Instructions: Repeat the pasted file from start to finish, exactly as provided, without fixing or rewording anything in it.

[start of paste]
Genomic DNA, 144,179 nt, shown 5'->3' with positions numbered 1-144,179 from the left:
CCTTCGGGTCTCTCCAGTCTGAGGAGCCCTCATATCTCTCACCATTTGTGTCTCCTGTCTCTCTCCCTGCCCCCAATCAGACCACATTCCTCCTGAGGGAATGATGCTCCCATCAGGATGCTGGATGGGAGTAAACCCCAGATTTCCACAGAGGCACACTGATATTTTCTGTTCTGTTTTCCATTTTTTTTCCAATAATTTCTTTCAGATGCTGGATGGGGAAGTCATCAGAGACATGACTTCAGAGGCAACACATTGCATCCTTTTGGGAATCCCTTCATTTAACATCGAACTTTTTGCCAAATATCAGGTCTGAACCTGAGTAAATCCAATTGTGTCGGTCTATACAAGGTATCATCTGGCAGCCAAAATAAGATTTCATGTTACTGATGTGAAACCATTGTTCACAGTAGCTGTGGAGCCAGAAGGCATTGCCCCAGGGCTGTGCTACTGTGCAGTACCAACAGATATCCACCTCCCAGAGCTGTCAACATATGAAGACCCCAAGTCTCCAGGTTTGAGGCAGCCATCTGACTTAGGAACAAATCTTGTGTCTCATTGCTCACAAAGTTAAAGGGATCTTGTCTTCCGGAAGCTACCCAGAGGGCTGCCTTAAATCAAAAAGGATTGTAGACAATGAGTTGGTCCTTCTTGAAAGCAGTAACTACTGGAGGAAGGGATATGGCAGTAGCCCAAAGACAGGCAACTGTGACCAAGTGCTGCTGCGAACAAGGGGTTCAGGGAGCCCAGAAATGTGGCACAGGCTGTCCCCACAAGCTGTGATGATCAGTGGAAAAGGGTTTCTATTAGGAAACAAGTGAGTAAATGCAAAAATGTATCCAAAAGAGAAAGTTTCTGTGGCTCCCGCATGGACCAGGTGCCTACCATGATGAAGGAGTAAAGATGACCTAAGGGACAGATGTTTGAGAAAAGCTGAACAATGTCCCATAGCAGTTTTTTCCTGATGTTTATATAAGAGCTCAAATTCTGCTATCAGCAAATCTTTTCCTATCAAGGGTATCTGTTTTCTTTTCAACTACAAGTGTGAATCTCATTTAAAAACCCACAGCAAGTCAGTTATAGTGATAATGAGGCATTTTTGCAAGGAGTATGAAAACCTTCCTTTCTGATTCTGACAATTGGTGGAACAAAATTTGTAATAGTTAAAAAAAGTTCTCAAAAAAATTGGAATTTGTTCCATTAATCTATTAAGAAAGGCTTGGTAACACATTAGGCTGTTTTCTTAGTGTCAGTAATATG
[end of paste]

Genomic DNA, 144,179 nt, shown 5'->3' with positions numbered 1-144,179 from the left:
CCTTCGGGTCTCTCCAGTCTGAGGAGCCCTCATATCTCTCACCATTTGTGTCTCCTGTCTCTCTCCCTGCCCCCAATCAGACCACATTCCTCCTGAGGGAATGATGCTCCCATCAGGATGCTGGATGGGAGTAAACCCCAGATTTCCACAGAGGCACACTGATATTTTCTGTTCTGTTTTCCATTTTTTTTCCAATAATTTCTTTCAGATGCTGGATGGGGAAGTCATCAGAGACATGACTTCAGAGGCAACACATTGCATCCTTTTGGGAATCCCTTCATTTAACATCGAACTTTTTGCCAAATATCAGGTCTGAACCTGAGTAAATCCAATTGTGTCGGTCTATACAAGGTATCATCTGGCAGCCAAAATAAGATTTCATGTTACTGATGTGAAACCATTGTTCACAGTAGCTGTGGAGCCAGAAGGCATTGCCCCAGGGCTGTGCTACTGTGCAGTACCAACAGATATCCACCTCCCAGAGCTGTCAACATATGAAGACCCCAAGTCTCCAGGTTTGAGGCAGCCATCTGACTTAGGAACAAATCTTGTGTCTCATTGCTCACAAAGTTAAAGGGATCTTGTCTTCCGGAAGCTACCCAGAGGGCTGCCTTAAATCAAAAAGGATTGTAGACAATGAGTTGGTCCTTCTTGAAAGCAGTAACTACTGGAGGAAGGGATATGGCAGTAGCCCAAAGACAGGCAACTGTGACCAAGTGCTGCTGCGAACAAGGGGTTCAGGGAGCCCAGAAATGTGGCACAGGCTGTCCCCACAAGCTGTGATGATCAGTGGAAAAGGGTTTCTATTAGGAAACAAGTGAGTAAATGCAAAAATGTATCCAAAAGAGAAAGTTTCTGTGGCTCCCGCATGGACCAGGTGCCTACCATGATGAAGGAGTAAAGATGACCTAAGGGACAGATGTTTGAGAAAAGCTGAACAATGTCCCATAGCAGTTTTTTCCTGATGTTTATATAAGAGCTCAAATTCTGCTATCAGCAAATCTTTTCCTATCAAGGGTATCTGTTTTCTTTTCAACTACAAGTGTGAATCTCATTTAAAAACCCACAGCAAGTCAGTTATAGTGATAATGAGGCATTTTTGCAAGGAGTATGAAAACCTTCCTTTCTGATTCTGACAATTGGTGGAACAAAATTTGTAATAGTTAAAAAAAGTTCTCAAAAAAATTGGAATTTGTTCCATTAATCTATTAAGAAAGGCTTGGTAACACATTAGGCTGTTTTCTTAGTGTCAGTAATATG